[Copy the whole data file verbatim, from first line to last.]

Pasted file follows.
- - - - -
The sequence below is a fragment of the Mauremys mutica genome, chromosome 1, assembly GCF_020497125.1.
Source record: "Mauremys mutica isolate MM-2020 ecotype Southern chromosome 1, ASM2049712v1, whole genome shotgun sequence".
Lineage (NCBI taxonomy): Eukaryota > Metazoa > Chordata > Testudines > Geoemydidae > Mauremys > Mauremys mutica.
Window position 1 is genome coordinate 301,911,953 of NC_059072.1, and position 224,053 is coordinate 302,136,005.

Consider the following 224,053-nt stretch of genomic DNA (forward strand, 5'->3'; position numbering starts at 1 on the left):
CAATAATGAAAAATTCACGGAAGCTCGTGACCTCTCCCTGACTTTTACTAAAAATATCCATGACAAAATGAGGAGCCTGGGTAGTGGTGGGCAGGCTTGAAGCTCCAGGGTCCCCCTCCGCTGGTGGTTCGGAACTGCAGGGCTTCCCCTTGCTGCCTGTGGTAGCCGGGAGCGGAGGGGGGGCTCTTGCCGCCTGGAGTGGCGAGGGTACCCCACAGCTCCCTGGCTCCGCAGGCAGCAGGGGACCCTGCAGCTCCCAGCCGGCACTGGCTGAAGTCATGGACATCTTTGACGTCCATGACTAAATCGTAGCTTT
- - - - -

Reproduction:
The sequence below is a fragment of the Mauremys mutica genome, chromosome 1, assembly GCF_020497125.1.
Source record: "Mauremys mutica isolate MM-2020 ecotype Southern chromosome 1, ASM2049712v1, whole genome shotgun sequence".
Lineage (NCBI taxonomy): Eukaryota > Metazoa > Chordata > Testudines > Geoemydidae > Mauremys > Mauremys mutica.
Window position 1 is genome coordinate 301,911,953 of NC_059072.1, and position 224,053 is coordinate 302,136,005.

Consider the following 224,053-nt stretch of genomic DNA (forward strand, 5'->3'; position numbering starts at 1 on the left):
CAATAATGAAAAATTCACGGAAGCTCGTGACCTCTCCCTGACTTTTACTAAAAATATCCATGACAAAATGAGGAGCCTGGGTAGTGGTGGGCAGGCTTGAAGCTCCAGGGTCCCCCTCCGCTGGTGGTTCGGAACTGCAGGGCTTCCCCTTGCTGCCTGTGGTAGCCGGGAGCGGAGGGGGGGCTCTTGCCGCCTGGAGTGGCGAGGGTACCCCACAGCTCCCTGGCTCCGCAGGCAGCAGGGGACCCTGCAGCTCCCAGCCGGCACTGGCTGAAGTCATGGACATCTTTGACGTCCATGACTAAATCGTAGCTTT